“Refugee.” “I Won’t Back Down.” “American Girl.” “The Waiting.”
The songs Tom Petty has written and recorded over the past forty years have not only spoken for themselves — they’ve largely spoken for Petty himself.
Even in the overall fantastic four-hour Peter Bogdanovich –directed 2007 documentary Runnin’ Down a Dream (or in Paul Zollo’s 2005 incisive book Conversations with Tom Petty) the legendary rocker didn’t dwell too deep on his personal life, much less whatever demons he’d battled along the way.
However, in a new book by author and erstwhile singer/songwriter Warren Zanes, Petty: The Biography, Petty comes clean about it all, yielding revelatory insights on his life (including a previously undisclosed addiction to heroin and the volatile collapse of his first marriage) as well as his music.
The book was Petty’s idea, but as Zanes tells Write on Music, it’s not Petty’s book.
“He said what he was interested in was having me write the bio but it was my book,” he explains. “It was not co-written, it was not ghost-written, and it was not authorized. This is a really unusual line of thinking for an artist. It’s very atypical, but I think it really tells you something about Tom Petty. He said, ‘You will have my full cooperation, but it’s your book. And I can’t tell you what’s in it. I can’t tell you what has to come out. That’s your decision to make.’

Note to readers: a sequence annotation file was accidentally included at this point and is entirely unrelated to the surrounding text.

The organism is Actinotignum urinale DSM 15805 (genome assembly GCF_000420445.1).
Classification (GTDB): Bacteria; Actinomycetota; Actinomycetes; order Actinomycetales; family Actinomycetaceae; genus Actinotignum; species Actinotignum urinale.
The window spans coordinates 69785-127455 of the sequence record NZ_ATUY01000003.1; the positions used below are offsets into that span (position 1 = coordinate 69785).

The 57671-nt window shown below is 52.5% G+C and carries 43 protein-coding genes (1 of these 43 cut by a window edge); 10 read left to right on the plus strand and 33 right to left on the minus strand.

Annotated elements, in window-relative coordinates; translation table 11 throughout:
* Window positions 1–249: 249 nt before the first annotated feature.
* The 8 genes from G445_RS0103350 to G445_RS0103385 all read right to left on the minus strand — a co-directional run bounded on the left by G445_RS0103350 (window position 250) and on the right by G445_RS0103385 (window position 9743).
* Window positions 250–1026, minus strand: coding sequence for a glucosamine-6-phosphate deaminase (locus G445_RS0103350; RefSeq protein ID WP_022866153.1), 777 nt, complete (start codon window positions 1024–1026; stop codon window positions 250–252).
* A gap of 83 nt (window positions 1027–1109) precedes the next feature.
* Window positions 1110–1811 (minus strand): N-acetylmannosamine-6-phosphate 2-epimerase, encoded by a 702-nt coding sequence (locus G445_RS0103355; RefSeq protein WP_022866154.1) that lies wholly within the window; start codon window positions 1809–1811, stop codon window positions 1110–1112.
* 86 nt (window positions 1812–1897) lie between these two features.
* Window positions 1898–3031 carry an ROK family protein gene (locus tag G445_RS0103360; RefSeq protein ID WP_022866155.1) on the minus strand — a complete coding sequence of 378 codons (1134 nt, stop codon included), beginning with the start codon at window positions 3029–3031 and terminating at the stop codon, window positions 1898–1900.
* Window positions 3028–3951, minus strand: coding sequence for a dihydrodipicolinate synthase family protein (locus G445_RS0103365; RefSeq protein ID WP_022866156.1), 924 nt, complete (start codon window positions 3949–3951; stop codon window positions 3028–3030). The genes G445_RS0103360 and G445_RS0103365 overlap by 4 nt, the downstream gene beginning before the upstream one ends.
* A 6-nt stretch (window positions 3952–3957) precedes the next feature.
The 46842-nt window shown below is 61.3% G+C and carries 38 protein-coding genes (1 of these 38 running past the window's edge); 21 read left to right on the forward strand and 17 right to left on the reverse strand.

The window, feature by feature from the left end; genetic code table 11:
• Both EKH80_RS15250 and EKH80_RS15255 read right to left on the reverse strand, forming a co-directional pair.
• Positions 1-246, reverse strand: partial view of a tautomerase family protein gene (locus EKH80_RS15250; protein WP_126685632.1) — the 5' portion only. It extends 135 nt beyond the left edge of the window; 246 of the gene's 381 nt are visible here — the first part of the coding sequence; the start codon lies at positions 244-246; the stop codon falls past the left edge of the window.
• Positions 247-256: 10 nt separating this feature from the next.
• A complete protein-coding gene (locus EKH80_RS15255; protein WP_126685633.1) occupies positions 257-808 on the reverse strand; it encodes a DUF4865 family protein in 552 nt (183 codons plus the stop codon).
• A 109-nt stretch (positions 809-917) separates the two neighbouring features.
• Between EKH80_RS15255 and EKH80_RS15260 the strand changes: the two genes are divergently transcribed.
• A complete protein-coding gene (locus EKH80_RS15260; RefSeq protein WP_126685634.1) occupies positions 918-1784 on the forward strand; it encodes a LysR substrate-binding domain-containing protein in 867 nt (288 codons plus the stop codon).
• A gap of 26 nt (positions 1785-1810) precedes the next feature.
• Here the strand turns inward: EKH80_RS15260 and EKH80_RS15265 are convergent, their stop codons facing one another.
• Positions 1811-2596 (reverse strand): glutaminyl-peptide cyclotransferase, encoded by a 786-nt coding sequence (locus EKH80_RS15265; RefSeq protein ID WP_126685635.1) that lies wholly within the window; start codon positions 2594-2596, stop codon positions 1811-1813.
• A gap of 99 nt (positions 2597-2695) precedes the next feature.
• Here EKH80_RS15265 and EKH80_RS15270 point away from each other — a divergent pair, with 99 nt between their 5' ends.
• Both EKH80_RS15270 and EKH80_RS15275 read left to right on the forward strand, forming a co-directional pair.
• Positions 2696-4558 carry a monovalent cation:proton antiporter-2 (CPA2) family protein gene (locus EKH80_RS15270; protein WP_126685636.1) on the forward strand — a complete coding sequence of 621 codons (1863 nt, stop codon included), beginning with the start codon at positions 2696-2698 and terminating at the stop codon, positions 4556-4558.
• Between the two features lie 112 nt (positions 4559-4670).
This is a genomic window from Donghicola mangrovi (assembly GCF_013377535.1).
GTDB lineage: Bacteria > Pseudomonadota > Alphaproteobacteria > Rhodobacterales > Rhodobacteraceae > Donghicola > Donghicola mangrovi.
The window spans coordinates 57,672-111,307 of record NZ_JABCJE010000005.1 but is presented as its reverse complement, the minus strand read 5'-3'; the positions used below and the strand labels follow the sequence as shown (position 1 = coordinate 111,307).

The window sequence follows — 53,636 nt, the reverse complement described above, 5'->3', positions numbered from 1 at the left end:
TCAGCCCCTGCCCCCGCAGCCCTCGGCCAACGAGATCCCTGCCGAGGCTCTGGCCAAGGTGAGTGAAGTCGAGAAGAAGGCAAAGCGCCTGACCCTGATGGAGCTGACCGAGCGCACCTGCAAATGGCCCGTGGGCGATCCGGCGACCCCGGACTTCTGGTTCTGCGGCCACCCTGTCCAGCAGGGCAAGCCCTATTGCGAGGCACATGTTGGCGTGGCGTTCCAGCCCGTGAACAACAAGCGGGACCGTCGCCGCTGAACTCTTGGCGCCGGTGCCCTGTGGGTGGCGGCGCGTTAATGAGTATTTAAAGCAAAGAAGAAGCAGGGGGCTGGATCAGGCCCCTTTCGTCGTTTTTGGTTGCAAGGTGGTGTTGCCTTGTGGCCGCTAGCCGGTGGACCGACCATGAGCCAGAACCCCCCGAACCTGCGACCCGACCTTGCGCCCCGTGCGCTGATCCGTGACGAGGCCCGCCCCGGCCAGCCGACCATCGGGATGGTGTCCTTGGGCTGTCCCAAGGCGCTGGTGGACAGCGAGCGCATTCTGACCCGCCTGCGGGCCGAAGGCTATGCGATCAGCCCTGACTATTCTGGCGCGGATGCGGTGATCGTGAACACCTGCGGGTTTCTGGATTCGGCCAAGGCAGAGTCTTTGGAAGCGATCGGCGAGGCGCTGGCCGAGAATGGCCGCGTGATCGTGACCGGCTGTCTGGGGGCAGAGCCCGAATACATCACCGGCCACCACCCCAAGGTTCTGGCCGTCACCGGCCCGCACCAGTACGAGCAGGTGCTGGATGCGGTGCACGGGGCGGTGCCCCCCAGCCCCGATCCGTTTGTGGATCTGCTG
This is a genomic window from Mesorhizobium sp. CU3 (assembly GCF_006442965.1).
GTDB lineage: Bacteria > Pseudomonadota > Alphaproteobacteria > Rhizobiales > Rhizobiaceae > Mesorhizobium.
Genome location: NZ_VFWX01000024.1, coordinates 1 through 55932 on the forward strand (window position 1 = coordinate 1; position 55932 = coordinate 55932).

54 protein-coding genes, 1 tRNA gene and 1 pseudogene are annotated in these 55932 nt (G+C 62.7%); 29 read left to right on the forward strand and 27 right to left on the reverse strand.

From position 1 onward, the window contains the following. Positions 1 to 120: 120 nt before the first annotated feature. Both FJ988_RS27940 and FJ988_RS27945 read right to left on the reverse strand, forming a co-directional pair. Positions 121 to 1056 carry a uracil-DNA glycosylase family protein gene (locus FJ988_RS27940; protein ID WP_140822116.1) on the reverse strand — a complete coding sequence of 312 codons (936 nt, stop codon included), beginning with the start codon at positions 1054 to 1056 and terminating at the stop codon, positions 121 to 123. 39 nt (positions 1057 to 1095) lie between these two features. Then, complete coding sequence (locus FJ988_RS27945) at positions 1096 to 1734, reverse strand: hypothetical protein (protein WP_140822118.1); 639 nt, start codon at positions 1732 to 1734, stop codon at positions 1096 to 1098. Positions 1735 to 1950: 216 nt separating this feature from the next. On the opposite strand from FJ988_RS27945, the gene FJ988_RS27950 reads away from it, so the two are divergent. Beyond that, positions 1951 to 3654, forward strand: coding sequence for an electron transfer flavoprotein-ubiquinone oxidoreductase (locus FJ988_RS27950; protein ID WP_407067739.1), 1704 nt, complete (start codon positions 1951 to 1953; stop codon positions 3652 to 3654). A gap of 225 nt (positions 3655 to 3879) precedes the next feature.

“The genesis of that thinking,” adds Zanes, “is that Petty said whenever he sees a book that says ‘authorized’ at the top, he says he feels like he knows it’s gonna be bullshit, that it’s gonna be the whitewashed account: Here’s what the artist wants you to know, here’s what the artist wants you to hear. He felt like, if he’s going to do this once, he’s going to do it in a way that is not going to be tidied up like that.”